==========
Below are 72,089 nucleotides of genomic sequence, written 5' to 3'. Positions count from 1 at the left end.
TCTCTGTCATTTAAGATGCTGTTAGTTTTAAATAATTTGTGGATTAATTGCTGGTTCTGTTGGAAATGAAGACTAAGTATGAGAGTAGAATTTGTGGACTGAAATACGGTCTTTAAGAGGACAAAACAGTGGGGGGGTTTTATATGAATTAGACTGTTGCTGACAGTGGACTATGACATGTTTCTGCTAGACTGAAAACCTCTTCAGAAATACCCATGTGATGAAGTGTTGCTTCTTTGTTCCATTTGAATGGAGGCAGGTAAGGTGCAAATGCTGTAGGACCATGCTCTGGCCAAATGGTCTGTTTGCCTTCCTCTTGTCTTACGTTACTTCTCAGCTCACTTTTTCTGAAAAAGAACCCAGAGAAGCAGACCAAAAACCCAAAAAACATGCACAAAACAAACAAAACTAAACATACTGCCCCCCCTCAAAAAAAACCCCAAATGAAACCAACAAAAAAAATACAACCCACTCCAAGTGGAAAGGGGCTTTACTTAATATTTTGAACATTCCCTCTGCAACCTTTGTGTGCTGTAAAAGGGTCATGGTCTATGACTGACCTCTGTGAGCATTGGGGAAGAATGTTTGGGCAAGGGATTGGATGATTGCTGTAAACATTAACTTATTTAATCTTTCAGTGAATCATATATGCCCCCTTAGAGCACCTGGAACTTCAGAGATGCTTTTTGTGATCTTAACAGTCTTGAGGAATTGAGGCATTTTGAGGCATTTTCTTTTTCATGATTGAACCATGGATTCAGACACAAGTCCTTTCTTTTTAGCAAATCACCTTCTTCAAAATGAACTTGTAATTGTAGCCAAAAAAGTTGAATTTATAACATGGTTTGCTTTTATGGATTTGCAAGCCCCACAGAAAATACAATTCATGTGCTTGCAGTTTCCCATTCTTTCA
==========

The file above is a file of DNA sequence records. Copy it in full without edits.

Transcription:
Below are 72,089 nucleotides of genomic sequence, written 5' to 3'. Positions count from 1 at the left end.
TCTCTGTCATTTAAGATGCTGTTAGTTTTAAATAATTTGTGGATTAATTGCTGGTTCTGTTGGAAATGAAGACTAAGTATGAGAGTAGAATTTGTGGACTGAAATACGGTCTTTAAGAGGACAAAACAGTGGGGGGGTTTTATATGAATTAGACTGTTGCTGACAGTGGACTATGACATGTTTCTGCTAGACTGAAAACCTCTTCAGAAATACCCATGTGATGAAGTGTTGCTTCTTTGTTCCATTTGAATGGAGGCAGGTAAGGTGCAAATGCTGTAGGACCATGCTCTGGCCAAATGGTCTGTTTGCCTTCCTCTTGTCTTACGTTACTTCTCAGCTCACTTTTTCTGAAAAAGAACCCAGAGAAGCAGACCAAAAACCCAAAAAACATGCACAAAACAAACAAAACTAAACATACTGCCCCCCCTCAAAAAAAACCCCAAATGAAACCAACAAAAAAAATACAACCCACTCCAAGTGGAAAGGGGCTTTACTTAATATTTTGAACATTCCCTCTGCAACCTTTGTGTGCTGTAAAAGGGTCATGGTCTATGACTGACCTCTGTGAGCATTGGGGAAGAATGTTTGGGCAAGGGATTGGATGATTGCTGTAAACATTAACTTATTTAATCTTTCAGTGAATCATATATGCCCCCTTAGAGCACCTGGAACTTCAGAGATGCTTTTTGTGATCTTAACAGTCTTGAGGAATTGAGGCATTTTGAGGCATTTTCTTTTTCATGATTGAACCATGGATTCAGACACAAGTCCTTTCTTTTTAGCAAATCACCTTCTTCAAAATGAACTTGTAATTGTAGCCAAAAAAGTTGAATTTATAACATGGTTTGCTTTTATGGATTTGCAAGCCCCACAGAAAATACAATTCATGTGCTTGCAGTTTCCCATTCTTTCA